The Texas Advanced Computing Center (TACC) at The University of Texas at Austin passed to the next phase of the planning process for the Leadership-Class Computing Facility (LCCF), a process that has many approval stages and will take about four more years.
If ultimately awarded for construction, the LCCF will serve as the leading facility for advanced computing for the U.S. academic open science community, helping to solve the most computationally demanding problems. In March 2022, the peer-review panel organized by the National Science Foundation (NSF) highly recommended that the project move to the Final Design stage.
“The LCCF will be a unique facility,” said Dan Stanzione, executive director of TACC and Associate Vice-President for Research at UT Austin. “It will have a broader mission than the Department of Energy with support for a broader range of codes. And it will be more focused on science than the commercial cloud can be, with the hardware, software and — most importantly — people needed to power discoveries. We’re excited to receive positive responses from the panel and to kick off the next stage of design and planning.”
When complete, thousands of scholars and students will interact with the LCCF every year. The primary stakeholders for the LCCF are U.S. academic scholars doing large-scale modeling and simulation; researchers at large scientific facilities, like LIGO and the Large Hadron Collider; AI and machine learning researchers; and the broader cyberinfrastructure community, including staff at other supercomputing centers.
TACC announced as part of its preliminary design presentation that the LCCF advanced computing system will likely be hosted at a Switch commercial datacenter under construction on the Dell Round Rock campus, 10 miles north of TACC. A new facility on the J.J. Pickle Research Campus in Austin, in a building adjacent to TACC’s current datacenter, is also being considered. TACC leadership estimates co-location will save up to $80 million in construction costs, and allow the LCCF to support science nine months sooner.
A final decision has not been made on the main computing architecture for TACC’s next generation supercomputer, which will be named “Horizon.” TACC leadership presented their vision of a holistic, collaborative computing ecosystem that supports both simulation and modeling and machine and deep learning approaches, while offering a host of services and capabilities to address the entire data lifecycle — from experimental detection through analysis to publicly shared dataset.
Partnering with HPC Leaders
As part of the project, the LCCF will partner with four Distributed Science Centers that will provide unique expertise across the national CI ecosystem and expand support across for researchers:
- The partnership with Atlanta University Center Consortium (AUCC) will leverage five Historically Black Colleges & Universities (HBCU) to provide diverse workforce pathways into computing and the data sciences.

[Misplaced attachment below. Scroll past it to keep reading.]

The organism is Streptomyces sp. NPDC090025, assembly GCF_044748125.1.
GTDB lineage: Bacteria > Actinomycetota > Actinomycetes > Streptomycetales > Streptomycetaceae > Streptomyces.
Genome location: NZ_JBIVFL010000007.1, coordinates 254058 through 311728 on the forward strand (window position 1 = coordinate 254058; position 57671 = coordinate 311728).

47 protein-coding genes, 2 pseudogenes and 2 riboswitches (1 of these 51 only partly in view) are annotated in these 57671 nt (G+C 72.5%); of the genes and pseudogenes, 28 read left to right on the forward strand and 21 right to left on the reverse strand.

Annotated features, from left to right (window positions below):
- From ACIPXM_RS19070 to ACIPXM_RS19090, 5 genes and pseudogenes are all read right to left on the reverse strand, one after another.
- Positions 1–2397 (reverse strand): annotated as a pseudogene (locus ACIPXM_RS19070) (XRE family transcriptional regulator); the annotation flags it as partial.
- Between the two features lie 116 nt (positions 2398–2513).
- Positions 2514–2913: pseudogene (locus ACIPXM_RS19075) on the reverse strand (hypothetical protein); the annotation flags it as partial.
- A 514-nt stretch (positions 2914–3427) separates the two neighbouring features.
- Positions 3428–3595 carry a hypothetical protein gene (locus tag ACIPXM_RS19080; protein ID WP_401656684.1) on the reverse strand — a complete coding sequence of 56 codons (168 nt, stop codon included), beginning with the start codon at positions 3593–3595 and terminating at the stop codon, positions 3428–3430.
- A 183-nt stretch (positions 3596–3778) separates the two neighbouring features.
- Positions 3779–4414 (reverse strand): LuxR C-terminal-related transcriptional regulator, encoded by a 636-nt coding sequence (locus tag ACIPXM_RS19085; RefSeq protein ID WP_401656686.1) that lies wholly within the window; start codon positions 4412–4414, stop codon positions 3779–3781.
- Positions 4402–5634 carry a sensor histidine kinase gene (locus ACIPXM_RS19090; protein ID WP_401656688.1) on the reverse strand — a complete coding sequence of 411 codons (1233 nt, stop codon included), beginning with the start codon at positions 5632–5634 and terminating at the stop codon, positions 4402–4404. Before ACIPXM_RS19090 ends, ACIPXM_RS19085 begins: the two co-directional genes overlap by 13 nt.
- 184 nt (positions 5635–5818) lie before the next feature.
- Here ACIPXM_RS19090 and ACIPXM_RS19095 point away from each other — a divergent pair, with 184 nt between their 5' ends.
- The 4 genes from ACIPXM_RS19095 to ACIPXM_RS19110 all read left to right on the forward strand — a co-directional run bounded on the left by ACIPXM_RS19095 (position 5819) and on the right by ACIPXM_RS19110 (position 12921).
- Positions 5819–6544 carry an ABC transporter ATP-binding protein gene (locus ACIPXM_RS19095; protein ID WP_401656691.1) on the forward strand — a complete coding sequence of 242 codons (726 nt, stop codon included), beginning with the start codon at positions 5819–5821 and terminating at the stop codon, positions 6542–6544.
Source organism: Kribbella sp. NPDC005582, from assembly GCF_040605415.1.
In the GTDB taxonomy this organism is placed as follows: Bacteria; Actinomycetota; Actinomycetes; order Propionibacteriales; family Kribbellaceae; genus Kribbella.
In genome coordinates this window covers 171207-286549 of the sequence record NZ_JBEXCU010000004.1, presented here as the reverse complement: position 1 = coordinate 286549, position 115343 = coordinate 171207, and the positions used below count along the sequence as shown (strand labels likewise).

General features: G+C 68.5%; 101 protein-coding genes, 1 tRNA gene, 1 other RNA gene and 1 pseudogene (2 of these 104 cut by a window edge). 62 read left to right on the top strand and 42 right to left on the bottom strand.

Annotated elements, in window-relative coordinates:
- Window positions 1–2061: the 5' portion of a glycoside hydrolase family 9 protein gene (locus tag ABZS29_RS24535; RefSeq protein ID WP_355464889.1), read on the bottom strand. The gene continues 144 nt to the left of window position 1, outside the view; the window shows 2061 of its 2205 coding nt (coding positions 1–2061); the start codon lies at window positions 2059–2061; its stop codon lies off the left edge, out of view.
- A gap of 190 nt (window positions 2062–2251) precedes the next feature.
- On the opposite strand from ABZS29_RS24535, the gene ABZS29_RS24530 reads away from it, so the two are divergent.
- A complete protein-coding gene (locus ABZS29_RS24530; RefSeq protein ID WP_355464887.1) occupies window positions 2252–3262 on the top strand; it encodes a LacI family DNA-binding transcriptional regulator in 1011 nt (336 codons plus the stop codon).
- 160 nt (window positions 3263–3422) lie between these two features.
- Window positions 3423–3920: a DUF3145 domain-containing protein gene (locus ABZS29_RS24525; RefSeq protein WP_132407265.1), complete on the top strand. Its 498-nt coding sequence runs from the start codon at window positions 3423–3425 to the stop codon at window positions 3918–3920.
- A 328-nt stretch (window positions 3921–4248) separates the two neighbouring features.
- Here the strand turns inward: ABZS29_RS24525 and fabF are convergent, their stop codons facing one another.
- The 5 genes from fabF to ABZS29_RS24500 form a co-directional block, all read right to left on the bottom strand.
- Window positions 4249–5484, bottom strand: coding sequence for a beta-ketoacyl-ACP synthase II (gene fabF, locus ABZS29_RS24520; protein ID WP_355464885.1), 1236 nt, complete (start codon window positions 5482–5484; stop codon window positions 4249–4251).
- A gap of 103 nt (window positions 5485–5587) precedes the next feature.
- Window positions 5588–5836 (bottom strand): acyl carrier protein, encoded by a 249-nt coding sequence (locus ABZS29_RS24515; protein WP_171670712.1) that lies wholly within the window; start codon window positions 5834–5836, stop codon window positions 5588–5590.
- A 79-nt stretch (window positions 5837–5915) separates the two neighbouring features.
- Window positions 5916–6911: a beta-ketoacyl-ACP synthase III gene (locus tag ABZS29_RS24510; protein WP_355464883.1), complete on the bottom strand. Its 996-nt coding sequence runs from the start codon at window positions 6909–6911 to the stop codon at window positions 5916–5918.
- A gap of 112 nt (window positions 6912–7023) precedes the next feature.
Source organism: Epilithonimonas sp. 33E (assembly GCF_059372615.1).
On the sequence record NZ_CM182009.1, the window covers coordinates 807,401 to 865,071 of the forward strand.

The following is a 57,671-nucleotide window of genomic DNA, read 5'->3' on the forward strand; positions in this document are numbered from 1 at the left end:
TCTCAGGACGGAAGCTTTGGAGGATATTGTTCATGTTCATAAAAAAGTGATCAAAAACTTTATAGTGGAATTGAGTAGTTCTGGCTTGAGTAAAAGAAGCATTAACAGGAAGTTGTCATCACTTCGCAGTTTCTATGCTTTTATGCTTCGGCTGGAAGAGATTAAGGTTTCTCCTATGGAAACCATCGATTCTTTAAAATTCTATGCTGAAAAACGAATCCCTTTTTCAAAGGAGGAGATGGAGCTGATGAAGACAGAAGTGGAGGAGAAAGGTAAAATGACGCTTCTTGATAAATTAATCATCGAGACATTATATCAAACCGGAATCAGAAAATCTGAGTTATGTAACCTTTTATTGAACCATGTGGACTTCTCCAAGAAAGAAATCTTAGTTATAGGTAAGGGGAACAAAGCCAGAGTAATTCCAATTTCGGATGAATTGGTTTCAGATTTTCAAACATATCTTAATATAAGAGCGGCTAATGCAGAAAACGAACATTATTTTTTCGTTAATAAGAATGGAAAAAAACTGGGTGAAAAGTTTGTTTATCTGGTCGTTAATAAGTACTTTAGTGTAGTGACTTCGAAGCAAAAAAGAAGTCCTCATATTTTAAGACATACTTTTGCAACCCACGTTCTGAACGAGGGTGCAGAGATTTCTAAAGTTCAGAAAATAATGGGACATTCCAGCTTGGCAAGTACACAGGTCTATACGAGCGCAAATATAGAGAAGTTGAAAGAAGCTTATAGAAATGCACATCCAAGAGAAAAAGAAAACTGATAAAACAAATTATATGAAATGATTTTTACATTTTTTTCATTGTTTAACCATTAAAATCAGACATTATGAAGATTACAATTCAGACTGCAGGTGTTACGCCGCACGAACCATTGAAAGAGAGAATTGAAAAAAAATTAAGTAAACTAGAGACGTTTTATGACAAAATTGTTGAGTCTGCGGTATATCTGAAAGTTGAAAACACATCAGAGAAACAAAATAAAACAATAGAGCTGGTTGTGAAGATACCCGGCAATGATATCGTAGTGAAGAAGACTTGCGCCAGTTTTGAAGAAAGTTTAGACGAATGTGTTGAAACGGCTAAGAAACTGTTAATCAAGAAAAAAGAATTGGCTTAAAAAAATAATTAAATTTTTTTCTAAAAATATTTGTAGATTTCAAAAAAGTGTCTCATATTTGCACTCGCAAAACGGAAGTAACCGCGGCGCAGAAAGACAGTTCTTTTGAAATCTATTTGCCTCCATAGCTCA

- The partnership with the National Center for Supercomputing Applications (NCSA) will explore new processor chips for artificial intelligence (AI).
- The partnership with Pittsburgh Supercomputing Center (PSC) will provide data intensive computing and data mirrors for published archives, as well as focus on protected data and FAIR (Findability, Accessibility, Interoperability and Reuse) access.
- The partnership with San Diego Supercomputer Center (SDSC) will provide testbeds focused on supporting machine learning inference in scientific workflow, exabyte size instrument data workflows, and methods to democratize access to the broader community.
In preparation for the LCCF, TACC is leading the newly launched Characteristic Science Application program. With support from NSF, the program is funding 21 research teams to work collaboratively with TACC to improve the scientific software, algorithms, and libraries.
The selected applications come from a wide range of fields and utilize an array of computational approaches from molecular modeling to deep learning. Together, they form a representative sample of the research workload that TACC expects to support with the LCCF. They will also form the basis for a set of benchmarks by which improvements of the future system over Frontera will be measured.
Reaching the Missing Millions
In addition to providing computing resources and assistance, the LCCF will build upon proven education and outreach programs that TACC has developed over the last decade. These include SPICE, a data science curriculum developed in association with Chaminade University in Hawaii; the Advanced Computing for Social Change Institute, a weeklong hackathon for undergraduates that foregrounds social justice and data science solutions; and [email protected], residential summer programs that teach underserved high school students computational science and engineering.
TACC will also grow its internship program, which has been successful in bringing non-traditional candidates to the HPC field. A new learning center at TACC will serve as the hub for public engagement, training, and outreach programs.
Said Kelly Gaither, Director of Health Analytics at TACC: “Not only will the LCCF serve as a research accelerator for the nation, but it will also be an agent of change, helping to bring the ‘missing millions’ into the STEM and HPC fields.”
Planning for the Leadership-Class Computing Facility is support by NSF Award #1940979.
About the Author
Aaron Dubrow is a Science And Technology Writer with the Communications, Media & Design Group at the Texas Advanced Computing Center.
Originally published on the TACC website.